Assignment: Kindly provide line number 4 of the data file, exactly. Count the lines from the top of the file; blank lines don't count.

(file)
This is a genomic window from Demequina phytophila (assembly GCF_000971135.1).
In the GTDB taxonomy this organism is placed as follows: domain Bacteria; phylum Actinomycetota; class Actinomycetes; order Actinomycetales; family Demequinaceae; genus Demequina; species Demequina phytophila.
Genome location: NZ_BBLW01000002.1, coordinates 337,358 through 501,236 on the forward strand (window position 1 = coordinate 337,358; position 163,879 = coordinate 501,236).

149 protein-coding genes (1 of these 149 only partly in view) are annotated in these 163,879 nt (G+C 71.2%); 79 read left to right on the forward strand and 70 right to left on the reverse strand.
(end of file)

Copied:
149 protein-coding genes (1 of these 149 only partly in view) are annotated in these 163,879 nt (G+C 71.2%); 79 read left to right on the forward strand and 70 right to left on the reverse strand.